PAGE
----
A Network Hub can be defined as a common connection point in a network for connecting devices (and/or computer/s) in a network. Different Local Area Network (LAN) sections are connected to hub so that the working of network can be organised. A hub contains multiple ports and when a data packet arrives at one port, it is copied to the other ports and consequently, all the network sections can see all the data packets.
A hub includes a series of ports and each port accepts a network cable. Generally, small hubs connect four computers. These small hubs contain four or sometimes five ports, whereas, larger hubs contain 8, 12, 16 and 24 ports.
Network hub is efficient enough to receive load of data traffic for cluster of computers. Hubs can be used for network extension because network hubs repeat every packet of data or information sent.
How Hub Works?
Besides providing a common connection for cluster of computers, a hub is also more like a variable port repeater. A common operation a hub performs is to repeat all the information it receives and to forward it to all devices attached to it. This repetition of data would result in unnecessary data traffic being sent to the network, therefore, the data is sent in bulk without the identification of its destination. Whereas, switches control the flow of data traffic in an organised way and hence they work in more efficient way. A Switch can identify to which device it has to send the data, and consequently the data packets are transferred to appropriate units (devices) on the network. This increases the network bandwidth. In case of a network hub, the unnecessary data flow results from the same amount of information sent to all units (devices) irrespective of their individual requirements. Network hubs are devices which work on the layer 1 (Physical Layer) of the OSI communication model, whereas a network switch work on the layer 2 (Data Link Layer) of the OSI communication model.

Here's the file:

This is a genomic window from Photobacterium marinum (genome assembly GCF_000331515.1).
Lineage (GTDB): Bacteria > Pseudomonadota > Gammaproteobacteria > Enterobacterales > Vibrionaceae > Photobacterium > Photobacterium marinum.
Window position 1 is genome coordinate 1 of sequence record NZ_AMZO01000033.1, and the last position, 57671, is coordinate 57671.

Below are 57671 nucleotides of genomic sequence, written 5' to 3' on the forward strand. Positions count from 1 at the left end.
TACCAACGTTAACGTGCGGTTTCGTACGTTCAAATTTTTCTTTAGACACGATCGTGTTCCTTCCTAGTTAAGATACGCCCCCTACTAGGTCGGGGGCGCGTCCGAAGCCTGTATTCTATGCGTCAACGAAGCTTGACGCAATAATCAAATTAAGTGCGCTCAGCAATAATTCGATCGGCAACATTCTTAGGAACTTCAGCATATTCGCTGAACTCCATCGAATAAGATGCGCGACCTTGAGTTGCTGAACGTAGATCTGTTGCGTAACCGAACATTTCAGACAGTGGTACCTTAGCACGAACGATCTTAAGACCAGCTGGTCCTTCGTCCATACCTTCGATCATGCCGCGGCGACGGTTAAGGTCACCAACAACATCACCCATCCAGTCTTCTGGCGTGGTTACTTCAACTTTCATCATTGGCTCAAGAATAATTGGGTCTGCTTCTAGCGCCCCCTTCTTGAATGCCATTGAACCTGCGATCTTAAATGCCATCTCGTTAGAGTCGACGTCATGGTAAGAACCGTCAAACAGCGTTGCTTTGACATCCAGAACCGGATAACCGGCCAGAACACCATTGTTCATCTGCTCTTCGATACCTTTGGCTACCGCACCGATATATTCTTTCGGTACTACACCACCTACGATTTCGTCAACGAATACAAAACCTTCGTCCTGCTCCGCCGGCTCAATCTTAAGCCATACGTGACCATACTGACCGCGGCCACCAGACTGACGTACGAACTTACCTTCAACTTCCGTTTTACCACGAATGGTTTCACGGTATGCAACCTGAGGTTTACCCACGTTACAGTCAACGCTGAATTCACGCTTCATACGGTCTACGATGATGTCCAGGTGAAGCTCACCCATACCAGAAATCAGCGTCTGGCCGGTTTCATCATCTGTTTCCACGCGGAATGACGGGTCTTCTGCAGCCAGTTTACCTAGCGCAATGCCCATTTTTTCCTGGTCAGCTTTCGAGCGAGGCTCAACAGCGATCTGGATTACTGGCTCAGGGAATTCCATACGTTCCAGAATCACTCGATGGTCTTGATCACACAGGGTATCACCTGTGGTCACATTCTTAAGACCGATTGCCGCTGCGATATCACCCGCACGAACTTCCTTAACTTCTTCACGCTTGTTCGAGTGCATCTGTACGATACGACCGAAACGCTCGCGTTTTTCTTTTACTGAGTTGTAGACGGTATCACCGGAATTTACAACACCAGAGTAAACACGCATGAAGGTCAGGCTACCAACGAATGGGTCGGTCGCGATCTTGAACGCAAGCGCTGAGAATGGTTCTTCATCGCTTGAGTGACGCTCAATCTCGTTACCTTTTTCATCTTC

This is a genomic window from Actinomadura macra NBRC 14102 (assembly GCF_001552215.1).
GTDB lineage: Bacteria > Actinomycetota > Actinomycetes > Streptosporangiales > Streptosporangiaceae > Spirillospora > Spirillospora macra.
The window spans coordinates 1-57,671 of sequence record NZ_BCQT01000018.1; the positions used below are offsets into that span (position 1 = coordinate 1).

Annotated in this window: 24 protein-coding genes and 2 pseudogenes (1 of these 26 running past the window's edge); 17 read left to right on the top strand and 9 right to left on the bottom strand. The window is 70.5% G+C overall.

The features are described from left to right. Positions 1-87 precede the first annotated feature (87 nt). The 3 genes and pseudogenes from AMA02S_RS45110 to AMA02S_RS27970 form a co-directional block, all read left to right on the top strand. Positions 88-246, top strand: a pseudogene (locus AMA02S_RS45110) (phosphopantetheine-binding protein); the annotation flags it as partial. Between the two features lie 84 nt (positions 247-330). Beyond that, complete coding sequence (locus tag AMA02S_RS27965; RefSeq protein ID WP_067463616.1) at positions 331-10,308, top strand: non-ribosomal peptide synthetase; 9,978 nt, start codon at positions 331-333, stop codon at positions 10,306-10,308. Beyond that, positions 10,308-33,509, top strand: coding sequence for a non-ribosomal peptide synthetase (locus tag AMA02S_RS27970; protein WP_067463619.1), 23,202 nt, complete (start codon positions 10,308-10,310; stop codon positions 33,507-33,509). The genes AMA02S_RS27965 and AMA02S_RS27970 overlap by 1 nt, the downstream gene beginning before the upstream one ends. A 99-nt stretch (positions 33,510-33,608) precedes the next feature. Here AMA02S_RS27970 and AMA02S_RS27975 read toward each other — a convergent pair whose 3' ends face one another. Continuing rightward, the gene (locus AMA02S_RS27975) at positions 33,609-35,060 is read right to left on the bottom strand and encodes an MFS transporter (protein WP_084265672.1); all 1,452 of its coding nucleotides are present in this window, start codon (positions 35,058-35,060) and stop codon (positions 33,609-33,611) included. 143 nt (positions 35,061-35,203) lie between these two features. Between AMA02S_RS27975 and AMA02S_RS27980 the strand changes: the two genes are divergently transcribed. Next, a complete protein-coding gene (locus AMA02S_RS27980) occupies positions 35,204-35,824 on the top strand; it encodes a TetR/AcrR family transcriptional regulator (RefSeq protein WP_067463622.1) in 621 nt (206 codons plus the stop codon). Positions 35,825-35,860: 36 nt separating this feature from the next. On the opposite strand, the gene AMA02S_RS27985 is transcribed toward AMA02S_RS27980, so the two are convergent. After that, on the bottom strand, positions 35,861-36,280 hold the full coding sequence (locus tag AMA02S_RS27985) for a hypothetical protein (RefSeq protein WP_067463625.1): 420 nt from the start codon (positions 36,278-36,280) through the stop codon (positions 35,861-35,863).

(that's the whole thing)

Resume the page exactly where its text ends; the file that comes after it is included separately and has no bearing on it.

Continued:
Hub - Types
There are three major categories of hubs comparing them on technical bases; Passive Hubs, Active Hubs and Intelligent Hubs. They are also known as "Concentrator".
1. Passive Hubs: Passive hubs do not amplify the electrical signal of incoming data packets before they broadcast them out to the network.
2. Active Hubs: Active hubs amplify the electrical signal of incoming data packets before they broadcast them out to the network. A dedicated network device known as "Repeater" also performs amplification of the electrical signals and hence active hubs are also known as "Multiport Repeater".
Repeater: With physical media such as Ethernet or Wi-fi, data transmissions can only span a limited distance before the quality of the signal degrades. Network repeaters regenerate the incoming electrical, wireless or optical signals and try to preserve signal integrity and extend the distance over which data can be safely transferred.
3. Intelligent Hubs: Intelligent hubs include additional features which enable an administrator to monitor the traffic passing through the hub and to configure each port in the hub. They also include remote management capability via SNMP and virtual LAN (VLAN) support. They are also known as manageable hubs.
It is a special type of hub that transfers the data packets to the appropriate port depending up on the address of the data packets. In general, the common hubs usually rebroadcast the data packets to every port (throughout the network), whereas, Switching hubs transfer the data packets only to the required port/s and consequently they provide much better performance.